Dutch rules threaten calf trade
Movement restrictions being imposed on Irish-born calves by Holland "seriously threatening the future of the trade", according to one of the leading Irish live exporters.
Wicklow Cattle Company boss, Seamus Scallan has called for immediate Government intervention to prevent the "collapse" of the live export trade for calves.
He demanded a level playing field within EU for Irish exporters.
"A lot of farmers are not aware of what is happening. I'm frightened that there is worse coming that will totally destroy the trade," he stressed.
Mr Scallan said that Irish exporters comply with the highest animal welfare regulations in the EU and the Agriculture Department have a good code of practice but "the Dutch are now operating their own rules" which will wreck the Irish trade.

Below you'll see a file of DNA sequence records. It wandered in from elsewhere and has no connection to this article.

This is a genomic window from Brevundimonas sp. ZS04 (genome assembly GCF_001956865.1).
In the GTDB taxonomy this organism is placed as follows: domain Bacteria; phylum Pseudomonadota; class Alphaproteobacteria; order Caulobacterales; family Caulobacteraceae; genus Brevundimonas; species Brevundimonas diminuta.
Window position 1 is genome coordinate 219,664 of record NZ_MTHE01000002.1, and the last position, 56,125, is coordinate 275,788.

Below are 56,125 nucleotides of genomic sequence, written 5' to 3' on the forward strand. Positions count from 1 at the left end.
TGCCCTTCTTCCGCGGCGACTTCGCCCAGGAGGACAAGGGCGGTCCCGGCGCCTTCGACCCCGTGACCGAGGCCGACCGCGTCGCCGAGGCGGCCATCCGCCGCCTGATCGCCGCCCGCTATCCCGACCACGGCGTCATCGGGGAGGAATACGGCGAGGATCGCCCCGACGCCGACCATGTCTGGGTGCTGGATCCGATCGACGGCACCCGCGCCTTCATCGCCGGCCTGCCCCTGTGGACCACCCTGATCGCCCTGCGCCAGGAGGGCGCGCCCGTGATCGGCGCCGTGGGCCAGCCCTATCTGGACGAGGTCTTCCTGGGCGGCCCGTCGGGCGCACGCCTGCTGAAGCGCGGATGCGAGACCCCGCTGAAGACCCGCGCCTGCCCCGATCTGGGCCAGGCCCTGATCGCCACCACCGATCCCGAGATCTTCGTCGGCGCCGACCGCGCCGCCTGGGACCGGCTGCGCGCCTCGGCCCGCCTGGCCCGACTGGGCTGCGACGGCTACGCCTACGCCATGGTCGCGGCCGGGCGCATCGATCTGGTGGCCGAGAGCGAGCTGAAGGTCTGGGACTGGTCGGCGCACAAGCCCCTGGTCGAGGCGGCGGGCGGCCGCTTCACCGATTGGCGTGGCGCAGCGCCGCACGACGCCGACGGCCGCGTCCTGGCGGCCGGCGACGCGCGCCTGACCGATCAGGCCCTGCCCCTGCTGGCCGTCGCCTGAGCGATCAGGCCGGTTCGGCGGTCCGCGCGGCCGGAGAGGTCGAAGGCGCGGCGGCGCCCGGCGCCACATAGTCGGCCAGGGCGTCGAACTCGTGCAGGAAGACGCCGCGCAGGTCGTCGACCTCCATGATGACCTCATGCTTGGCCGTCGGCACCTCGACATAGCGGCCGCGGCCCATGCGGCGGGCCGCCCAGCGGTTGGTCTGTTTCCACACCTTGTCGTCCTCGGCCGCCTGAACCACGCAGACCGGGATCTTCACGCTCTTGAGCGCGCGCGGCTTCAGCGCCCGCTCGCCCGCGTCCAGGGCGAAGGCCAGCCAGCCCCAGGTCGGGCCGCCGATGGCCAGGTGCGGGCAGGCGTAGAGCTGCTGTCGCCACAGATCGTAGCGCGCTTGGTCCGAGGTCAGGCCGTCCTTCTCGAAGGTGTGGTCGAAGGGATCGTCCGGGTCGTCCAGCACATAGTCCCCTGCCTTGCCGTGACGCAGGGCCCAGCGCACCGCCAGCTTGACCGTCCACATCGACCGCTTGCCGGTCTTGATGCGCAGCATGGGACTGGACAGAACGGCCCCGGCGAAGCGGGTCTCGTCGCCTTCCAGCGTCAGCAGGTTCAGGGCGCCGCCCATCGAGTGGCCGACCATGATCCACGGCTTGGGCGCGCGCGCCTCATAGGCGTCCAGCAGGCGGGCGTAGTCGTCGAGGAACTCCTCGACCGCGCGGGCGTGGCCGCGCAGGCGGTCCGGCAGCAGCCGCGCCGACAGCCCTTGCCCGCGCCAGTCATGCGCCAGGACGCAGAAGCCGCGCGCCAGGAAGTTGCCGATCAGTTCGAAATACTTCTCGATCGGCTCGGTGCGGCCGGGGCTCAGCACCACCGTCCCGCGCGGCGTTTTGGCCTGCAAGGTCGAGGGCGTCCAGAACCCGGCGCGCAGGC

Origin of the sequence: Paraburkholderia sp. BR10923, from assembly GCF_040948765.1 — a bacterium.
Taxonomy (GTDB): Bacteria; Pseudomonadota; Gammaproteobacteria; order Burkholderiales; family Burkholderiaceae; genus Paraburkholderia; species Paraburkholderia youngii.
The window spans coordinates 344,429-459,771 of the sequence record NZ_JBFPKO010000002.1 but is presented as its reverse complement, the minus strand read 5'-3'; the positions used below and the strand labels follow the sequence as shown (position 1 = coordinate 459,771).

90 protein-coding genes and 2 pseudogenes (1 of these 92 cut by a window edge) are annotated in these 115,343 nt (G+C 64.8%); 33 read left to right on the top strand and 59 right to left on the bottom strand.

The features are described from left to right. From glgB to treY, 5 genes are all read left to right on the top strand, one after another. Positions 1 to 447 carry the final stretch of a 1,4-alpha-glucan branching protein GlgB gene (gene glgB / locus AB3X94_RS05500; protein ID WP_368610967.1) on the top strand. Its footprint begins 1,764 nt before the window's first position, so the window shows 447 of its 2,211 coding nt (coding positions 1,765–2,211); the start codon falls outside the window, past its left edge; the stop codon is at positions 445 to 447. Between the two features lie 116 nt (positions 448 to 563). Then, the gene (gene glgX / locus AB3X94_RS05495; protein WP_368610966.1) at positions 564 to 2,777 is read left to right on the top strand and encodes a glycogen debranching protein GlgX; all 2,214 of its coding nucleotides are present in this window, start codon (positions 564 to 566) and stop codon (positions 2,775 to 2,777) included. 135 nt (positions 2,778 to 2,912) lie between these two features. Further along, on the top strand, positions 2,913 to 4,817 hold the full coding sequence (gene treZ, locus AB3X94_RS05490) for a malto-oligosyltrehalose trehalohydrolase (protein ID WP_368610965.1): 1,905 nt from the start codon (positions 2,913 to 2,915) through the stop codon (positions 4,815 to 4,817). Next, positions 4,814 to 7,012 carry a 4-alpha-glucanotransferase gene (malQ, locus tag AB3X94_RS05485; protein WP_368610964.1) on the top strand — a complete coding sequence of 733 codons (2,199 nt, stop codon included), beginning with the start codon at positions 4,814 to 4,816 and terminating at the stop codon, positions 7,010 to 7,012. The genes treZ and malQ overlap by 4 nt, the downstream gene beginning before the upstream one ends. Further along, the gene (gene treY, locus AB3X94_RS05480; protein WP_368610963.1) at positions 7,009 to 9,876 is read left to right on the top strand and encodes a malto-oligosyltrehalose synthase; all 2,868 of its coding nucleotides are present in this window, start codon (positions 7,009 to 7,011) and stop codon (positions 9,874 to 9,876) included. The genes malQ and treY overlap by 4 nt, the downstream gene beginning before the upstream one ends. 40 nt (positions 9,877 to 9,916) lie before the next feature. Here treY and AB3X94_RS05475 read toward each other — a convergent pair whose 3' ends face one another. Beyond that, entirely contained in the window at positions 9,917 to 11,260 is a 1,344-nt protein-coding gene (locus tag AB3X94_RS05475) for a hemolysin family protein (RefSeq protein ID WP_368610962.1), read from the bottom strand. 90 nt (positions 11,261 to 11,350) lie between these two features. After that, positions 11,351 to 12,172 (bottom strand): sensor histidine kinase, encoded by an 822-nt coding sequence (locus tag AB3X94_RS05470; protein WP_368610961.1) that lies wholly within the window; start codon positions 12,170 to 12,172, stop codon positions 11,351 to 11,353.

"Under EU rules the calves are entitled to go to a resting point, stop for 12 hours, and legally drive for a further nine hours. The Dutch authorities are now insisting on a second stop - which is not an EU legal requirement - I can travel to Spain and don't have to stop - why is that?
"There is a different interpretation of the EU rules in Holland. If we are found in breach (of the Dutch imposed rules) there are heavy penalties - we cannot afford to pay on tight margins," he said.
Mr Scallan said they can only go to one "address in Holland" with a load as the Dutch have raised concerns about the TB status of the Irish calves and won't allow the truck to deliver to two addresses as previously was routine practice.